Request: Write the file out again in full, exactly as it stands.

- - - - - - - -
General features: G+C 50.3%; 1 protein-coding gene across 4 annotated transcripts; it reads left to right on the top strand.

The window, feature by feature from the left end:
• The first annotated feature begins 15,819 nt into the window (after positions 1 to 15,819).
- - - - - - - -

General features: G+C 50.3%; 1 protein-coding gene across 4 annotated transcripts; it reads left to right on the top strand.

The window, feature by feature from the left end:
• The first annotated feature begins 15,819 nt into the window (after positions 1 to 15,819).